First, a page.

Revenue Canada’s Advisory Committee on Electronic Commerce released “Electronic Commerce and Canada’s Tax Administration,” presenting 72 recommendations on tax policy for cross-border electronic transactions.
Committee members included representatives of government, business, ISPs,
and computer experts. KPMG was the only accounting firm invited to send
“This is an area that is changing very rapidly, here and in other
countries,” says KPMG Tax Partner Wayne Chodzicki. “Governments are
scrambling to keep up with developments in electronic commerce. They know
that increasing amounts of commerce will be transacted online, and they want
to be sure that they get their share of tax revenue.”
Key recommendations included:
- Governments should impose no new taxes (such as the “bit tax”) on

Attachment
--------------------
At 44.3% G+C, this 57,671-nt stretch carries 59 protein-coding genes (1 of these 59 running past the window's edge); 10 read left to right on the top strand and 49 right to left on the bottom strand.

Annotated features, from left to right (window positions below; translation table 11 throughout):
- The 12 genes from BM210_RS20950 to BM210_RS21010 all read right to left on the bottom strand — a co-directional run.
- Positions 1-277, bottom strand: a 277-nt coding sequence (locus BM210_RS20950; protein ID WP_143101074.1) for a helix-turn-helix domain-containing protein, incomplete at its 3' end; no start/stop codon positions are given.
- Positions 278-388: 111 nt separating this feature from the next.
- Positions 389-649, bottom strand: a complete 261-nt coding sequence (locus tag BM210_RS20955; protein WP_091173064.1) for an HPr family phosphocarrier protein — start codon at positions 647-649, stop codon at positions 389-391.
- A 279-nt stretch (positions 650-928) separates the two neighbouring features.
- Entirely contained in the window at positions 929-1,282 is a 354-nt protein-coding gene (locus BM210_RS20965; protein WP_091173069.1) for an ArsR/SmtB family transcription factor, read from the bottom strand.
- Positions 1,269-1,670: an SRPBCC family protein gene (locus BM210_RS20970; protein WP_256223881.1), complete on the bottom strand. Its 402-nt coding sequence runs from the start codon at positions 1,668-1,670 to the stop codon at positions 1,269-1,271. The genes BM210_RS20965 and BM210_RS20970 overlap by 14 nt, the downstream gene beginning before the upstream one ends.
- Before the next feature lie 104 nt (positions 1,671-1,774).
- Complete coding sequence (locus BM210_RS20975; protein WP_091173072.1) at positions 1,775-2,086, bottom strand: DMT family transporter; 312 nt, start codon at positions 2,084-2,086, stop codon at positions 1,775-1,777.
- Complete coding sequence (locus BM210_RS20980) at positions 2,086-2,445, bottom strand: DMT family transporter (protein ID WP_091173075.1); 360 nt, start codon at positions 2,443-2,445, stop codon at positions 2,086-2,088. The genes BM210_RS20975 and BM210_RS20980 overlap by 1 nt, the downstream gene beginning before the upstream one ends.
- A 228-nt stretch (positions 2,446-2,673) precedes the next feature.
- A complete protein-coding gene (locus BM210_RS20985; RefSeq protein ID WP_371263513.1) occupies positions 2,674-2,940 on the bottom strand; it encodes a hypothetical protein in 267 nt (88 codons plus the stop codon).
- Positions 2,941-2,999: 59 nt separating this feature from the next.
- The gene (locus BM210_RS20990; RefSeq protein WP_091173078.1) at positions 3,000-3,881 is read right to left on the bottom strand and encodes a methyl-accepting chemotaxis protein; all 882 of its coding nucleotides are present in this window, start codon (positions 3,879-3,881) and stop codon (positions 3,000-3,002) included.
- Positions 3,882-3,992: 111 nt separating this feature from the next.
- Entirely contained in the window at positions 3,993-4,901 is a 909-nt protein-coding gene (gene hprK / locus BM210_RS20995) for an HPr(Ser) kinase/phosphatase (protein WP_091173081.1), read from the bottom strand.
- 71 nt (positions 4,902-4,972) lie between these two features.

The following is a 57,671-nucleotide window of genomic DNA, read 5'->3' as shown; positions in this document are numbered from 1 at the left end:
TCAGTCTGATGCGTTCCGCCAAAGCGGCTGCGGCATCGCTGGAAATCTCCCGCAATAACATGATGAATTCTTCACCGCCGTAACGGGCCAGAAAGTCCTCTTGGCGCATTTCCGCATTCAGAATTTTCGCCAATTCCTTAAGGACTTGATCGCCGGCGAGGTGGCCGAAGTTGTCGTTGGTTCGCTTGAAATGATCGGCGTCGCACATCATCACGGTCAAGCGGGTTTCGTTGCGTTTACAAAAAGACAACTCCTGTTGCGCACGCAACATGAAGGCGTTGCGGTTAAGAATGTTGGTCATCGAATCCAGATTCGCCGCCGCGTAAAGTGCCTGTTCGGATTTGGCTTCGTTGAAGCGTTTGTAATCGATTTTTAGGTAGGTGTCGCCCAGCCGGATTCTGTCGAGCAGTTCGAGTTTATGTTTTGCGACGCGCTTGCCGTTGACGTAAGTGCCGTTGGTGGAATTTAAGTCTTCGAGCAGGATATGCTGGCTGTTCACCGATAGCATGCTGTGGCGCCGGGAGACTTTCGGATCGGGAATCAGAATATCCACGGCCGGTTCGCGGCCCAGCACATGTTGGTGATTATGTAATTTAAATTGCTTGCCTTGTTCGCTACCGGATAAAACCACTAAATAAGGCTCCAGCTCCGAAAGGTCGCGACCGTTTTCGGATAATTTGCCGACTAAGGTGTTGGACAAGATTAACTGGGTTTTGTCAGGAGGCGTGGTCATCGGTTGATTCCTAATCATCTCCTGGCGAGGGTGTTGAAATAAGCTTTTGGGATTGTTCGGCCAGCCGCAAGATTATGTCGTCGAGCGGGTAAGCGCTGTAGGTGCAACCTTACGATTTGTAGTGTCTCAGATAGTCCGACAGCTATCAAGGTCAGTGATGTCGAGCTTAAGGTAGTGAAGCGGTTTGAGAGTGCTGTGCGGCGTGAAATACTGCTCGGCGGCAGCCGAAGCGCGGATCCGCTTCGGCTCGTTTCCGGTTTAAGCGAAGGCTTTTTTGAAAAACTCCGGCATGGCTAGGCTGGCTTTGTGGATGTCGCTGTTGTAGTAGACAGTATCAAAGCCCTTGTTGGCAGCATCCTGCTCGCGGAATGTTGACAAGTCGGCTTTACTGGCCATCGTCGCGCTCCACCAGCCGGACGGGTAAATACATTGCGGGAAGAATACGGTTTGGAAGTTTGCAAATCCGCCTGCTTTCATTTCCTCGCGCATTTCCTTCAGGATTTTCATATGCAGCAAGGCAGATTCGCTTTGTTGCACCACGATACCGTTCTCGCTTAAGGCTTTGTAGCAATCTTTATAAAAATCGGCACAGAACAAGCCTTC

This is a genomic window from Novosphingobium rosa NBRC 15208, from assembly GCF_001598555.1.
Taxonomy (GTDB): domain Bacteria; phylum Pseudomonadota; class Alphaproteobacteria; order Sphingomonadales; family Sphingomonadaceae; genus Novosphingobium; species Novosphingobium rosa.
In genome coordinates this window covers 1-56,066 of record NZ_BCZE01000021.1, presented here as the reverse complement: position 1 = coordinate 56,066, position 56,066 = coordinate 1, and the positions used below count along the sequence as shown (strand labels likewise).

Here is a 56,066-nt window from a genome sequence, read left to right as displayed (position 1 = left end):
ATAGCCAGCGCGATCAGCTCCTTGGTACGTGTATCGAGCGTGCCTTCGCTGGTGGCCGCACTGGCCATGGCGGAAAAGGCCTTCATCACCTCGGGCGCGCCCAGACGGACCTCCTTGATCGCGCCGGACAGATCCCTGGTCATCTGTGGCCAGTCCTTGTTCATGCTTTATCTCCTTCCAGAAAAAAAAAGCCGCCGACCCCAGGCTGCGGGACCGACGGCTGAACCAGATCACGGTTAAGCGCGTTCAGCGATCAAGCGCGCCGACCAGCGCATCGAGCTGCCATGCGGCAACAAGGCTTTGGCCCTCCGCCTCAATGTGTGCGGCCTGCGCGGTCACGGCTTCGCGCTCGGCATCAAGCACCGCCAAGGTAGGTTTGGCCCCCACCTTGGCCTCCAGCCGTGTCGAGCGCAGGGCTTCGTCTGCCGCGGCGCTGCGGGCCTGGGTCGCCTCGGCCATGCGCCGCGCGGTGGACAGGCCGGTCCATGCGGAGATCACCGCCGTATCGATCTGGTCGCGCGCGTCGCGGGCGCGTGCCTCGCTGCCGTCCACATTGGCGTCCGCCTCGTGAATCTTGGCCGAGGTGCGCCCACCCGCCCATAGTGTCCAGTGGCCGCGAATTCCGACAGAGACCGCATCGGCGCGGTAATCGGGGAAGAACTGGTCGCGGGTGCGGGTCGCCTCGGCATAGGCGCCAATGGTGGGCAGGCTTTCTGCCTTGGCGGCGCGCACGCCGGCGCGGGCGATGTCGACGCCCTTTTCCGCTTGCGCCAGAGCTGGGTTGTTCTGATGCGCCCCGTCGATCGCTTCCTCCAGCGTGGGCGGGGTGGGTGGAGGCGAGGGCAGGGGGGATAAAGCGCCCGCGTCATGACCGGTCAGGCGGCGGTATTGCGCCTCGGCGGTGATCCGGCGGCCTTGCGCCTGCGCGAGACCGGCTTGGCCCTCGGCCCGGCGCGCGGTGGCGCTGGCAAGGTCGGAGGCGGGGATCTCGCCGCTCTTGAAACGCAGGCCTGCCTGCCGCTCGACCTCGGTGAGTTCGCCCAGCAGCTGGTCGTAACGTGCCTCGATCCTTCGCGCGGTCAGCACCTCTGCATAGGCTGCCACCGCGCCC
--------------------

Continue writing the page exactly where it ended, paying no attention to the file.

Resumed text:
electronic transactions and avoid placing additional compliance burdens on
taxpayers, suppliers or supporters.
- Governments should avoid unduly regulating and restricting e-commerce
and let the private sector take the lead in management and development.
- Where government involvement is needed, its aim should be to
support and enforce a predictable, consistent, and simple legal environment.
- Governments should change the traditional collection responsibility for
sales tax from vendors to third parties such as financial intermediaries or transaction intermediaries.